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Lacrosse: West boys fall to Centennial in quarterfinals to end season
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West Forsyth's Chris Neal maneuvers around the crease with a Centennial player defending him on Friday, May 10, 2019 at Centennial High School in Roswell. - photo by David Almeda

Down six goals towards the end of the third quarter, West Forsyth’s boys lacrosse team was desperately trying anything it could.

The Wolverines had played well to open their quarterfinal matchup against Centennial on Friday night, but after the opening period, the Knights had maintained a firm grip on the game. With 5:31 left in the third, West’s Chris Neal got an open look at the goal, but when he shot, the ball went wide, and he forcefully lowered his stick to the turf in frustration.

Moments like that had been all too common for West since the first quarter, and ultimately, despite their brief competitive start, the Wolverines fell to the Knights 14-4 in Roswell, ending their season at 13-7 overall.

“(Centennial) got the best of us tonight,” West coach John Laden said. “They’re a very good lacrosse team. We battled from beginning to end, and for that, I'm very proud of our guys.”

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West Forsyth players watch the final minutes of their quarterfinal matchup from the bench on Friday, May 10, 2019 at Centennial High School. - photo by David Almeda
West scored the game’s first goal with 10:44 left in the first quarter, when Josh Bell connected from the right side of the net for the first of just two Wolverine leads. Centennial tied it at 1-1 just over six minutes later, but the Wolverines played well defensively to limit the Knights’ offense attack.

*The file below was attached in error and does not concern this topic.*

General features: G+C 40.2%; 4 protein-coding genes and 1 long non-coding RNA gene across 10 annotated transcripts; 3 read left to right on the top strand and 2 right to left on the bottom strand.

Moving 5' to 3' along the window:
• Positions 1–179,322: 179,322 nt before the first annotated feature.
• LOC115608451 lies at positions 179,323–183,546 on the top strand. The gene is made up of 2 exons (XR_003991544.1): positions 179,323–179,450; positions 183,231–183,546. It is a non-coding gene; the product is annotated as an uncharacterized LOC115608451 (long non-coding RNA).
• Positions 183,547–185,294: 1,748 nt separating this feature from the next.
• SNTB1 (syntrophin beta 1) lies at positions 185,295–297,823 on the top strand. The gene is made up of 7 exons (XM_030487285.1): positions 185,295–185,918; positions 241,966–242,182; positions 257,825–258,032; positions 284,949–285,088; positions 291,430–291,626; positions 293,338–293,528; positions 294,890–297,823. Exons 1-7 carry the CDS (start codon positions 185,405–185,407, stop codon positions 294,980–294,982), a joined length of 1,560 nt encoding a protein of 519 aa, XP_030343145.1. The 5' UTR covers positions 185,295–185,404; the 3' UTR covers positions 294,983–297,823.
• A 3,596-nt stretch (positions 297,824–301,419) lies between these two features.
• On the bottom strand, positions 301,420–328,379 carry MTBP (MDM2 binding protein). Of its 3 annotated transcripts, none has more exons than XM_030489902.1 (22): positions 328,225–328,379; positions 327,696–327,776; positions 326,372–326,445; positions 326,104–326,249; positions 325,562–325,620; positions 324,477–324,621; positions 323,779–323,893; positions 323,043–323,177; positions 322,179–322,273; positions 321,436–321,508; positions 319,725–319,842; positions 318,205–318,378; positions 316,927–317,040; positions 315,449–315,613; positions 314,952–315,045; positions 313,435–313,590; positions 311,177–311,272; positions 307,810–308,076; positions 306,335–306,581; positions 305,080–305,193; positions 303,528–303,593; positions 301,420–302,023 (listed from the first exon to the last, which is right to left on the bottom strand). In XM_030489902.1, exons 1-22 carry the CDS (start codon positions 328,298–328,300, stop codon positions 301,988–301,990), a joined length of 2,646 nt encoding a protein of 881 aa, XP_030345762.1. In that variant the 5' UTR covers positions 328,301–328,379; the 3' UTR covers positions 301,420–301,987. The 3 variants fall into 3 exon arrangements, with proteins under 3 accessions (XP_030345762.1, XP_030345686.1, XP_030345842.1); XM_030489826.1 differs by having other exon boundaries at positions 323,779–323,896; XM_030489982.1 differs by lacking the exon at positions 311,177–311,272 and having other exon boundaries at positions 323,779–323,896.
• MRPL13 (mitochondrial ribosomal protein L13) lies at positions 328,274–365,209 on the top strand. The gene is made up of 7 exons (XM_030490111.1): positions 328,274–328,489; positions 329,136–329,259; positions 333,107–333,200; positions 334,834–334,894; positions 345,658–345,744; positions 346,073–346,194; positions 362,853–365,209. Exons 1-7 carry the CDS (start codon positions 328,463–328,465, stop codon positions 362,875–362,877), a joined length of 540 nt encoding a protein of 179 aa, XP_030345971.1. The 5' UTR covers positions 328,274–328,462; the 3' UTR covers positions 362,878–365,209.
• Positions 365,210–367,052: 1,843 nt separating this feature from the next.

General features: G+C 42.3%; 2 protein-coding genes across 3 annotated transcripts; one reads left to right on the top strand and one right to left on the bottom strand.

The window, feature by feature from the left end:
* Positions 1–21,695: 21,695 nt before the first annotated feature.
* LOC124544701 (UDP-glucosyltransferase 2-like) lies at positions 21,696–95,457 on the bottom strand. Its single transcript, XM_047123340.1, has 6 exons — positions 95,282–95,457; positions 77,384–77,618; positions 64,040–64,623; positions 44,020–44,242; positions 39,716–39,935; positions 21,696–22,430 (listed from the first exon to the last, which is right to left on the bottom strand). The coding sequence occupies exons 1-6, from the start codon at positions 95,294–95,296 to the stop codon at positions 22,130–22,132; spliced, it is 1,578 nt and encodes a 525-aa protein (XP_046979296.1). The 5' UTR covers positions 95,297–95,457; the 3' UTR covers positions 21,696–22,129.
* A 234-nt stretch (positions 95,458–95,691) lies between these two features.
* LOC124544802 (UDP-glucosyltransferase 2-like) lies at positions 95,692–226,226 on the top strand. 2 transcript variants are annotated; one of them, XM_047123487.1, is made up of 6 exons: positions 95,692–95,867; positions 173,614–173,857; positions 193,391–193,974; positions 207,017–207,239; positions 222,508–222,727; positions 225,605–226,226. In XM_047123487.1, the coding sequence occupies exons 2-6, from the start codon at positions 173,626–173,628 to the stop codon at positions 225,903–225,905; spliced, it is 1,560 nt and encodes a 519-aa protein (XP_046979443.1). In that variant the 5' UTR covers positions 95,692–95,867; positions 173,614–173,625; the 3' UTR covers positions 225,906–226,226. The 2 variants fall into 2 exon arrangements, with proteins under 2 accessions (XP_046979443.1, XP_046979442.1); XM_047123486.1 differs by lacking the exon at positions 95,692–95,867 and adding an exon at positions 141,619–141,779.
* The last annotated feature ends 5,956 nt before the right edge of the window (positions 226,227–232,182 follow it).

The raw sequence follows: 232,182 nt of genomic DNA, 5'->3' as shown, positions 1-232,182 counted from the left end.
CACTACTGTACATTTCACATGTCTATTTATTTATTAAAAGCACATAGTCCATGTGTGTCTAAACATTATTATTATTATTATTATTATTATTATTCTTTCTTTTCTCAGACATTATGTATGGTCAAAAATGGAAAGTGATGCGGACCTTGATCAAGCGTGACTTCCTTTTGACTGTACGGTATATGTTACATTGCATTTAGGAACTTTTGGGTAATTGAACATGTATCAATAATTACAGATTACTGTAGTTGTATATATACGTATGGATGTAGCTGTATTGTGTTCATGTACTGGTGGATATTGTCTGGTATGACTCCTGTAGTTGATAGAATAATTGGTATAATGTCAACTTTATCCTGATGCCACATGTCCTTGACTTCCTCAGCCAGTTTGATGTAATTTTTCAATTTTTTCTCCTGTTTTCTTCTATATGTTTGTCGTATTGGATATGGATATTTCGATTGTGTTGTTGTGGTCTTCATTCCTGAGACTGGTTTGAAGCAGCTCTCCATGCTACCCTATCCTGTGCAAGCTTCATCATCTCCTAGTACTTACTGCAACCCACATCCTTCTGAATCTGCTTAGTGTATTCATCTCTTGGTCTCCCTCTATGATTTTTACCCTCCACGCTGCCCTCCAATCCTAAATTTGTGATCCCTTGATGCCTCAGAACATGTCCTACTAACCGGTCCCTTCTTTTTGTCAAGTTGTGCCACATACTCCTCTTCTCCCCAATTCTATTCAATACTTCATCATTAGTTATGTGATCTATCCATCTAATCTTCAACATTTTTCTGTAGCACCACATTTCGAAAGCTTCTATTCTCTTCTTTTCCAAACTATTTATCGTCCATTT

Sam Tuck opened the second quarter with a score to give West a 2-1 edge, but Centennial answered with six straight goals to end the first half, giving the Knights a solid 7-2 advantage.

“We came out hot and we were moving the ball well,” Bell said. “We fought for ground balls hard, but as the game went on we got a little tired.”

For the rest of the game, Centennial continued to attack West’s goal often. The Wolverines slowed their pace a bit by allowing just one goal in the third, but the Knights outscored their opposition 6-1 in the fourth to secure the win.

“There were some calls that didn’t go exactly our way, not to blame it on that,” Laden said. “They’re a good transition team and they know when to attack, not only in outright transitions, but transitional moments.”

In the midst of that attack, West still tried to get back in it, taking any shot they could. Bell scored his second goal with 3:09 left in the third to make it 8-3, and Neal added one early in the fourth. A good amount of West's shots were off the mark, though.

“You miss some, and in games like that, you've just got to take as many shots as you can and try to get them to go in,” Bell said.

Friday’s loss ended the high school careers of Bell and many other seniors, a group responsible for a three-year stretch of success at West. Looking to the future, the Wolverines hope their influence will last for years to come.

“We didn't want the season to end like this, but our guys battled and did everything we asked,” Laden said. “We had 16 seniors, and they set a very good precedent for this program in terms of expectations. That's where we are moving forward.”